Two Temptations

Today the Church commemorates two occasions when the devil came to tempt somebody.

In the first, Satan came to tempt two people, Adam and Eve.

Adam and Eve lived in the garden of Eden. They had everything they could ever have wanted without having to work for it. They never got sick. They were destined to live forever and go to heaven without dying. Perhaps most unimaginable for us, Adam and Eve were married to each other, and yet there was nothing that would cause them to have any difficulties in getting along: no bad habits, neither of them were messy, or crabby, or lazy.

In the second instance, the devil came to tempt the Lord Jesus. The situation was completely different. The Lord was not in a garden; He was in the desert. He did not have everything He wanted to eat and drink; He had nothing to eat and drink. The Lord Jesus was not in a state of leisure and ease. Rather, He was desperately hungry, struggling physically in every way, because He had been fasting for forty days. And our Lord did not have a human companion. He was completely alone.

The devil came into both of these two very different situations in order to lure his victims into disobedience.

In the garden of Eden, God had expressed His will very clearly. He told Adam and Eve: Do not eat from this particular tree. There were countless other trees, heavy with delicious fruit. Just don’t eat from this one. The devil came to trick them into eating it from it anyway.

When Adam and Eve succumbed to temptation, it was not a matter of human weakness. Before the Fall, human nature was not weak. When they sinned, it was not because their weak flesh faltered. They just willfully disobeyed.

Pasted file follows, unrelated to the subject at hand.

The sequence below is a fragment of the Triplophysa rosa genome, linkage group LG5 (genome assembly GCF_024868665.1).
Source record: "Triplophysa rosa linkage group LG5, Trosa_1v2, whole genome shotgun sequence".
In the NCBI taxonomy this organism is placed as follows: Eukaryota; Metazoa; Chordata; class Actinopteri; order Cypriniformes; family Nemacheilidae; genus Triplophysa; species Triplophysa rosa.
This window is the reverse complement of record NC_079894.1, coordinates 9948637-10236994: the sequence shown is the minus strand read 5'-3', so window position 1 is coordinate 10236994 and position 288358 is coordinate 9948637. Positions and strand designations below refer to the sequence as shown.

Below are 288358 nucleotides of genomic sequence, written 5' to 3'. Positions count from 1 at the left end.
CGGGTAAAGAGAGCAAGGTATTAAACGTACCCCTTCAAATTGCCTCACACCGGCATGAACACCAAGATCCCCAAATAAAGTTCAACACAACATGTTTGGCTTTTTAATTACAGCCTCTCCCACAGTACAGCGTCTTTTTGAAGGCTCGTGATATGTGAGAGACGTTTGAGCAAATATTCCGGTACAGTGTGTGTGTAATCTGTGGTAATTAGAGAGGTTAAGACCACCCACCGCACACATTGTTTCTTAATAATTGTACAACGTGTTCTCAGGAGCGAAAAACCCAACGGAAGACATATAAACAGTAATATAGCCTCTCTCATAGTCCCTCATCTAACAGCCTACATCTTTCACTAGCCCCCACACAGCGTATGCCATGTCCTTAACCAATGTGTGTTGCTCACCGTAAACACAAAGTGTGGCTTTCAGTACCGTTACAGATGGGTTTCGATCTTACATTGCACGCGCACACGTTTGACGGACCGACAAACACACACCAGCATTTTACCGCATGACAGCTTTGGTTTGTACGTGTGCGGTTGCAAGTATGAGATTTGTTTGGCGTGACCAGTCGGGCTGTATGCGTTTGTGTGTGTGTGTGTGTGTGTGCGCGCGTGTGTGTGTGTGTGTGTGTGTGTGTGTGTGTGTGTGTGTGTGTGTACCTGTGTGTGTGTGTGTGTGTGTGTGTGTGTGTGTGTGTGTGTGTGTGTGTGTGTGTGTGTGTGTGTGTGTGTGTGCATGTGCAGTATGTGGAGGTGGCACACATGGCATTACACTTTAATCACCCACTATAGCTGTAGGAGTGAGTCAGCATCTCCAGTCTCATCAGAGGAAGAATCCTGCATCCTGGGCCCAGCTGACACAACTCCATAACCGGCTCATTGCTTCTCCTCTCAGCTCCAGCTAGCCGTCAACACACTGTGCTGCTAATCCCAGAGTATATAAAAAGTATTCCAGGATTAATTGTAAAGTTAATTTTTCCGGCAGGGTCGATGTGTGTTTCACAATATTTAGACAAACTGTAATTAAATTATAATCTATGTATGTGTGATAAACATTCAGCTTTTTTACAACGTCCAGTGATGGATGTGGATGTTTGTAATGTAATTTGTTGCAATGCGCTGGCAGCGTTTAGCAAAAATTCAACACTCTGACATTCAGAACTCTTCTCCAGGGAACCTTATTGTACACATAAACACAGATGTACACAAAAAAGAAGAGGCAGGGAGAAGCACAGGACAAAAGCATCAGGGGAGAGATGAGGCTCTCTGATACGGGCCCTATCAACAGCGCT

What happened? How did Satan pull it off? The devil suggested to Adam and Eve that God is not to be trusted. God had demanded obedience to one simple law. The Devil put the idea into our First Parents’ minds that this was an infringement on their proper rights. God was making them His slaves. Previously they thought that they had everything. The Devil then tricked them into thinking that they would not have everything until they had total independence and got out from under the law of God.

Christ also lived under a law. The Father had not openly spoken a law to His incarnate Son. But in the depths of His human mind, Christ knew the will of the Father. We know this because Christ had said early on: “The Son of man must be rejected, and suffer, and die, and on the third day rise again.”

In the desert, the Lord Jesus was hungry and He was lonely, but the devil did not temp Him to gluttony or vanity. If Jesus had eaten some bread, it would not have been gluttony. If He had gone to Jerusalem and let Himself be admired and served by everyone there, that would not have been vanity: He is the King of kings and Lord of lords Whom everyone is bound to admire and serve.

Perhaps the difference between the two episodes of temptation—the garden and the desert; our First Parents and Christ—the difference lies in understanding what obedience to God is. Adam and Eve had everything, but they let themselves be deceived into thinking that they didn’t have everything since they had to obey God. On the other hand, the Lord Jesus had nothing—nothing except what He called “the food that sustains me:” namely, doing the will of the Father. The Lord Jesus knew that if He had this food of obedience, He in fact had everything. He didn’t need anything else at all—not food, not glory, not even His bodily life.